Hart on Law and Morality Notes for February 6

Main ideas

We discussed Hart’s attitude towards Nazi law. He thought that it was clearer to distinguish law and morality than it was to try to explain how the one might be necessarily related to the other. He also thought that there are two apparently worthy goals in conflict in the case. A disadvantage of insisting that the Nazi legislation wasn’t really law is that doing so hides the conflict.

We also spent a good deal of time spelling out what morality is and what someone might mean by denying that morality and law are separate things. This will come in handy in our discussion of Fuller.

Two problems for positivists

The positivist position looks strong if you focus only on the disadvantages of the other side.

For example, as Stephanie pointed out, there is a disadvantage to holding that the immorality of an otherwise valid statue can make it invalid, that is, not law. The disadvantage is that people often disagree about morality. So different judges might decide the same case different ways. That’s a bad thing because it’s unfair, as Ben noted, and because it makes it very difficult to follow the law, as Will and others said. How can the laws govern my behavior if I have no idea whether what I want to do would be illegal or not, even if I know a lot about the law?

Laws are vague too

Of course, people disagree about the law too. That’s the point that Holmes, Frank, and Hart all made. Sometimes, the written or customary law doesn’t settle an issue. Judges have to do that on their own. But how? Some say they should use morality, others say they should use something else.

The objection only works if morality is significantly more vague than some other way of determining what the law is. And, of course, until we know what that other way of determining what the law is, we can’t really compare the two. But I think Stephanie is right to think that there must be alternatives that are less vague. So the positivists get an incomplete on that one.

Victor’s objection

But the positivists still wouldn’t be out of the woods even if they dealt with that issue. Those who insist on a separation of law and morality do not insist that we ignore morality when deciding what to do. They merely say that morality is not necessarily relevant to deciding what the law is.

When the law is flagrantly immoral, we should change or ignore it. That was the position of the classical positivists: the utilitarians who wanted legal reform. They didn’t think there was anything sacred about the law. They wanted it clearly defined so they could argue for changes.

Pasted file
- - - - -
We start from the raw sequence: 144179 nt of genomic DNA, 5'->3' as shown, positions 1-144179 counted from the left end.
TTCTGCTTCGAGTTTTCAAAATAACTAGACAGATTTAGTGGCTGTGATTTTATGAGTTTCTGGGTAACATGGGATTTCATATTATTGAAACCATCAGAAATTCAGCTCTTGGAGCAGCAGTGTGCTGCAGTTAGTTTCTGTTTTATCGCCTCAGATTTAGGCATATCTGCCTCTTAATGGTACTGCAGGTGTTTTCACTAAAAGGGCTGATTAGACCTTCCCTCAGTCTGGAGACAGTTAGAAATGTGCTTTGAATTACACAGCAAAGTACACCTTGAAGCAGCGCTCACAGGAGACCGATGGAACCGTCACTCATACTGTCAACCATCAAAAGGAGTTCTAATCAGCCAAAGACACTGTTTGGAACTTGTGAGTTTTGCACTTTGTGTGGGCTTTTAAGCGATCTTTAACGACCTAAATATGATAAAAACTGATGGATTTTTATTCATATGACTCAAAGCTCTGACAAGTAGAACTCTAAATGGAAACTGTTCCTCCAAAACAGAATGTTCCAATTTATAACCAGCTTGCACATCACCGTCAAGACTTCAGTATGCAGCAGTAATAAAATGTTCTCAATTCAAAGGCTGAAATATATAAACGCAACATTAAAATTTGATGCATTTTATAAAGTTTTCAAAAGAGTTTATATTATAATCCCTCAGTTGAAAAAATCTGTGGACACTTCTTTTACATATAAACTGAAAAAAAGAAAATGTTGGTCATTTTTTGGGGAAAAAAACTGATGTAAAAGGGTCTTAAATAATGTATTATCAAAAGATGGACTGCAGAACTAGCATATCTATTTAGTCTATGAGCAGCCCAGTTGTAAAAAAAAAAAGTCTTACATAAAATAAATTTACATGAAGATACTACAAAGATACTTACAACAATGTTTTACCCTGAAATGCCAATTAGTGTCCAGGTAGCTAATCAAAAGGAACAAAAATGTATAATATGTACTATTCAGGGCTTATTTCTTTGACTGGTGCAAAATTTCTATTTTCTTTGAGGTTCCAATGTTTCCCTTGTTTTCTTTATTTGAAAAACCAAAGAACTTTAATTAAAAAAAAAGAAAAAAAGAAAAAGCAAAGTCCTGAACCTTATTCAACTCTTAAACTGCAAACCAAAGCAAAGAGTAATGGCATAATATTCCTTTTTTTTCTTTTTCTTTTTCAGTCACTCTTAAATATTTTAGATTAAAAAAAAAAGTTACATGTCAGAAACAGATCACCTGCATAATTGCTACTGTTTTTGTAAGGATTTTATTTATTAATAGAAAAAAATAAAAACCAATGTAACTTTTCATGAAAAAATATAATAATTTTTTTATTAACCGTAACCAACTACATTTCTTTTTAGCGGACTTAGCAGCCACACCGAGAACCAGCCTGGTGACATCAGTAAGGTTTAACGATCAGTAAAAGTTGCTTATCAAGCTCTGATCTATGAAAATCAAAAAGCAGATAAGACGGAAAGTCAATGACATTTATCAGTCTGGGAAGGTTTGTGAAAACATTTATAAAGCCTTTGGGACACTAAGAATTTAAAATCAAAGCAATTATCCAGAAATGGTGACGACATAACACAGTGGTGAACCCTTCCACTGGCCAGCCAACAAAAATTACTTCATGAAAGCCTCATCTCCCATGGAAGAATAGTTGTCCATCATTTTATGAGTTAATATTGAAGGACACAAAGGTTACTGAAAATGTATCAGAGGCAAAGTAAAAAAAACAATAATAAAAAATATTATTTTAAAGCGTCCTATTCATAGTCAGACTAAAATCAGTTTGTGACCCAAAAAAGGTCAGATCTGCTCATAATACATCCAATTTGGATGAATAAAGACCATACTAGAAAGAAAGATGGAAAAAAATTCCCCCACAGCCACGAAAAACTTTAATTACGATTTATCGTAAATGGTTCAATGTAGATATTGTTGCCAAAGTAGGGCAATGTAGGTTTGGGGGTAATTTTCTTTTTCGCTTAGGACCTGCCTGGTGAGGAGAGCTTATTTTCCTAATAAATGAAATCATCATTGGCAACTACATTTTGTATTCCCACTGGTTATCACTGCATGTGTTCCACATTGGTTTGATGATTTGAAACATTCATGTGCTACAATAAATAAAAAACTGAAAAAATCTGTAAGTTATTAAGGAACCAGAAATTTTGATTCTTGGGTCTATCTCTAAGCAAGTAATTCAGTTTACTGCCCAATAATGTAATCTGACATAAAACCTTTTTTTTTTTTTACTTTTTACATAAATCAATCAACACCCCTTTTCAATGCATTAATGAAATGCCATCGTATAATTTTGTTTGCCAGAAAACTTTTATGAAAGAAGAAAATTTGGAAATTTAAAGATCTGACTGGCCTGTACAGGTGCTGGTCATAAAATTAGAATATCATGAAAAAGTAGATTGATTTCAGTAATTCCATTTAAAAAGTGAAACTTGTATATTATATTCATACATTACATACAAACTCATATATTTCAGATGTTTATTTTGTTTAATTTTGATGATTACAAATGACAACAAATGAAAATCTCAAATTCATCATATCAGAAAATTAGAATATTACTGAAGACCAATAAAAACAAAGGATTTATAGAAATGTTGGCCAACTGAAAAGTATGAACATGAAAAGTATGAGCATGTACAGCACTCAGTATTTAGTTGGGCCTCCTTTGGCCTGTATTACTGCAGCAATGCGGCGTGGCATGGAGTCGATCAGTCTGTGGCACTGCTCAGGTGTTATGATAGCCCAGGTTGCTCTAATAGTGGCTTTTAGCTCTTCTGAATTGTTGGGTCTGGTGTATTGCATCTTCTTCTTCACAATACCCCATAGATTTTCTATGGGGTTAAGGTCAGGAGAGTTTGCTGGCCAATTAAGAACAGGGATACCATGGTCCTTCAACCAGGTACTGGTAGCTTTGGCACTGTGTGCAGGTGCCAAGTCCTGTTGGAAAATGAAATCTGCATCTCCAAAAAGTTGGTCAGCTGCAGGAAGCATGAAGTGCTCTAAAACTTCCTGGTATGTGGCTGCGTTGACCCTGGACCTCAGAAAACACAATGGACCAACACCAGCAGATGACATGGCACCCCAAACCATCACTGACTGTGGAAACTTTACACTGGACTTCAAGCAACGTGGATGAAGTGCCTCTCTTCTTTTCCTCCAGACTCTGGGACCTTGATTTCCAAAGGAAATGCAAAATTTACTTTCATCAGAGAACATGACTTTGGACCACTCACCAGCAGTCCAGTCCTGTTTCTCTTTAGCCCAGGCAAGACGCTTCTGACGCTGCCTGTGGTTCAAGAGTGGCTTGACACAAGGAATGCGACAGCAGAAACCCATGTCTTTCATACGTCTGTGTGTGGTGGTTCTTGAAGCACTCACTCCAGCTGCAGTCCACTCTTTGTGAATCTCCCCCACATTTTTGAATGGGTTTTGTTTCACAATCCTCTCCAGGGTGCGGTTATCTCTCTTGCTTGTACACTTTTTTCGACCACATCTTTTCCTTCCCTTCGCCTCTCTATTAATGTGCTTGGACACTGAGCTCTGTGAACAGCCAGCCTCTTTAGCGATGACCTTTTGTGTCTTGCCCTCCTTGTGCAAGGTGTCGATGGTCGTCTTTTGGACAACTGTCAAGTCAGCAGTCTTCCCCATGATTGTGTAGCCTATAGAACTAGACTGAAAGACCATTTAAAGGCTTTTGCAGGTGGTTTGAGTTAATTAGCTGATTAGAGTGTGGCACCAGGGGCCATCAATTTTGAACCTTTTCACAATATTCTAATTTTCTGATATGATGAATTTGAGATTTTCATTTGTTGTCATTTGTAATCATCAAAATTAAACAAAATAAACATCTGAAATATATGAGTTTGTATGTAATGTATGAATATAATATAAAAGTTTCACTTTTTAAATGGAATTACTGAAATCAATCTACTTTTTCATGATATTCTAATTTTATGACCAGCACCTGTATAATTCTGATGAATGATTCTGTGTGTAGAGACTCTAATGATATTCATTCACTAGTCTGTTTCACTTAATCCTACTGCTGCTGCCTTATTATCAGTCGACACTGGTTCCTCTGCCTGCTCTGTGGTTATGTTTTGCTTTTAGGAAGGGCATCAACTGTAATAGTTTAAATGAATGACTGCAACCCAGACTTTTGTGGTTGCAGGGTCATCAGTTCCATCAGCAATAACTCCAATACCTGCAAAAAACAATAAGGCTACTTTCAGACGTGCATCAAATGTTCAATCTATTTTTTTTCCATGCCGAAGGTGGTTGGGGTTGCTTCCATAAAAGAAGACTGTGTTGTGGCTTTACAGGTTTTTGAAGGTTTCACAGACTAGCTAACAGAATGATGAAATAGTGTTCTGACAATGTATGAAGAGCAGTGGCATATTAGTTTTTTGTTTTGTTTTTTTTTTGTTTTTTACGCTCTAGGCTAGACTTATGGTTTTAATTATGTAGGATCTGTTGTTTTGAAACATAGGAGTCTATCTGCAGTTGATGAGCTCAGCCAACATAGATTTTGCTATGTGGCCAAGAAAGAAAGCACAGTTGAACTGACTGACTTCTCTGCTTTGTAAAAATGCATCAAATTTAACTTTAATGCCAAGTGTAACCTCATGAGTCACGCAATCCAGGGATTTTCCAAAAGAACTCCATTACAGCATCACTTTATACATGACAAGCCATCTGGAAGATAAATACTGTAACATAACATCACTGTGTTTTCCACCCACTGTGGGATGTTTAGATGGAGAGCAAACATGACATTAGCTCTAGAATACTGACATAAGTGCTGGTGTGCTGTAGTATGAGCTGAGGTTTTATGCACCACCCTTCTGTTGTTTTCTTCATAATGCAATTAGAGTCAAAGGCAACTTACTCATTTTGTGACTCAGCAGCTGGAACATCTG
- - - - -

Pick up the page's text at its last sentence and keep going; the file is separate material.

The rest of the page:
Well, changing the law is one thing. But let’s talk about the position of those who have to decide how to interpret the law: individual citizens and judges. As Victor noted, the vagueness of morality comes up here too. What should a judge do when presented with a case if, in the judge’s opinion, the law favors a flagrantly immoral outcome? And if judges are allowed to use their moral opinions like this, an individual citizen can’t know how they will rule in controversial cases, and so on.

An answer?

How might a positivist answer Victor’s objection? Here are a few suggestions.

First, it might be possible to design legal institutions that will nullify the effects of morality on judicial decisions. A series of appeals courts, for example, might select out “moral” decisions and focus solely on the law.

Second, it seems to me that this is an empirical matter. Are judges who think that the law must conform to morality more likely to make judgments on moral grounds than those who think the two are separate? I don’t know the answer. But I do think that a lot of judges follow the law in our society even when it conflicts with their moral beliefs. I’m not sure what that shows (or even if it’s true). But thinking about how judges actually rule on the hot issues of our time, like abortion or capital punishment, might help.

In any event, the general point is a good one. We’re comparing alternatives. Just because one side faces a disadvantage doesn’t mean the other is entirely free of it. No legal theory can simply banish morality from our thoughts and behavior: it would be an undesirable thing to do and, fortunately, it’s impossible in any event.

This page was written by Michael Green for Philosophy of Law, Philosophy 34, Spring 2007.
Name of website